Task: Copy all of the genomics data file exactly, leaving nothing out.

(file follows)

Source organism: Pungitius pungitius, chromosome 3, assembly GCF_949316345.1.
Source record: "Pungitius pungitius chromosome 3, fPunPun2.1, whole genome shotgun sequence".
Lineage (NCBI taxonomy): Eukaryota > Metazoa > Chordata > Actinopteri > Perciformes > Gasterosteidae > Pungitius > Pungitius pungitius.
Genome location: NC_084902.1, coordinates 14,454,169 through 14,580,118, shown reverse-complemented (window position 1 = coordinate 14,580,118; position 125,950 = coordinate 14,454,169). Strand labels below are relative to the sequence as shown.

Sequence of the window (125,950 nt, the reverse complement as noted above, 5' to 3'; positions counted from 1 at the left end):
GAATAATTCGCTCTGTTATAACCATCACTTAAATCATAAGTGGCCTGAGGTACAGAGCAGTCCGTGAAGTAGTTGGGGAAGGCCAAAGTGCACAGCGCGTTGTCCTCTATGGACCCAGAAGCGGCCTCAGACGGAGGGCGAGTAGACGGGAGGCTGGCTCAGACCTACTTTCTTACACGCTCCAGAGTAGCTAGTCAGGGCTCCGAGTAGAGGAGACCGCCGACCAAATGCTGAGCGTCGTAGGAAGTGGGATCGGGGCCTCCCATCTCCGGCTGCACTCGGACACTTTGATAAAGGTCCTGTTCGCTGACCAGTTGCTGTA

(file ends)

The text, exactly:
Source organism: Pungitius pungitius, chromosome 3, assembly GCF_949316345.1.
Source record: "Pungitius pungitius chromosome 3, fPunPun2.1, whole genome shotgun sequence".
Lineage (NCBI taxonomy): Eukaryota > Metazoa > Chordata > Actinopteri > Perciformes > Gasterosteidae > Pungitius > Pungitius pungitius.
Genome location: NC_084902.1, coordinates 14,454,169 through 14,580,118, shown reverse-complemented (window position 1 = coordinate 14,580,118; position 125,950 = coordinate 14,454,169). Strand labels below are relative to the sequence as shown.

Sequence of the window (125,950 nt, the reverse complement as noted above, 5' to 3'; positions counted from 1 at the left end):
GAATAATTCGCTCTGTTATAACCATCACTTAAATCATAAGTGGCCTGAGGTACAGAGCAGTCCGTGAAGTAGTTGGGGAAGGCCAAAGTGCACAGCGCGTTGTCCTCTATGGACCCAGAAGCGGCCTCAGACGGAGGGCGAGTAGACGGGAGGCTGGCTCAGACCTACTTTCTTACACGCTCCAGAGTAGCTAGTCAGGGCTCCGAGTAGAGGAGACCGCCGACCAAATGCTGAGCGTCGTAGGAAGTGGGATCGGGGCCTCCCATCTCCGGCTGCACTCGGACACTTTGATAAAGGTCCTGTTCGCTGACCAGTTGCTGTA